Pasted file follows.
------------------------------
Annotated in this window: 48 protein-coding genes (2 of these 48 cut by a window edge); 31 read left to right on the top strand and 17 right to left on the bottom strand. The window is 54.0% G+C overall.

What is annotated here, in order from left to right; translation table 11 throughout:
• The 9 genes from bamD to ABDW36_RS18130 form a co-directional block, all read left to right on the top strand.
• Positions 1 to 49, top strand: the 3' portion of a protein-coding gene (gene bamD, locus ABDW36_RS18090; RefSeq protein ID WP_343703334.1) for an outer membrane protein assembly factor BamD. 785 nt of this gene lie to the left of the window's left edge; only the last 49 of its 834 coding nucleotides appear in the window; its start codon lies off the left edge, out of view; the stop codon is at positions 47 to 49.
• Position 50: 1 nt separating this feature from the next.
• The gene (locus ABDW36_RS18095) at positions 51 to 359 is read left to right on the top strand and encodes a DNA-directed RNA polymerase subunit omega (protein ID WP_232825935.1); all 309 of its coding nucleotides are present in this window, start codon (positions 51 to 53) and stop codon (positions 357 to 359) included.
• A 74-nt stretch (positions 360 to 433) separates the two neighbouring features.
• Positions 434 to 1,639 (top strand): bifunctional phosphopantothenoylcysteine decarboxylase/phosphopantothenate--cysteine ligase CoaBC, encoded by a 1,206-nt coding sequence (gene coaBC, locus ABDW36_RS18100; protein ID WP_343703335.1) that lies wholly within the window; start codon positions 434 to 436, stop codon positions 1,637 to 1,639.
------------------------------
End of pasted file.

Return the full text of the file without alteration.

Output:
Annotated in this window: 48 protein-coding genes (2 of these 48 cut by a window edge); 31 read left to right on the top strand and 17 right to left on the bottom strand. The window is 54.0% G+C overall.

What is annotated here, in order from left to right; translation table 11 throughout:
• The 9 genes from bamD to ABDW36_RS18130 form a co-directional block, all read left to right on the top strand.
• Positions 1 to 49, top strand: the 3' portion of a protein-coding gene (gene bamD, locus ABDW36_RS18090; RefSeq protein ID WP_343703334.1) for an outer membrane protein assembly factor BamD. 785 nt of this gene lie to the left of the window's left edge; only the last 49 of its 834 coding nucleotides appear in the window; its start codon lies off the left edge, out of view; the stop codon is at positions 47 to 49.
• Position 50: 1 nt separating this feature from the next.
• The gene (locus ABDW36_RS18095) at positions 51 to 359 is read left to right on the top strand and encodes a DNA-directed RNA polymerase subunit omega (protein ID WP_232825935.1); all 309 of its coding nucleotides are present in this window, start codon (positions 51 to 53) and stop codon (positions 357 to 359) included.
• A 74-nt stretch (positions 360 to 433) separates the two neighbouring features.
• Positions 434 to 1,639 (top strand): bifunctional phosphopantothenoylcysteine decarboxylase/phosphopantothenate--cysteine ligase CoaBC, encoded by a 1,206-nt coding sequence (gene coaBC, locus ABDW36_RS18100; protein ID WP_343703335.1) that lies wholly within the window; start codon positions 434 to 436, stop codon positions 1,637 to 1,639.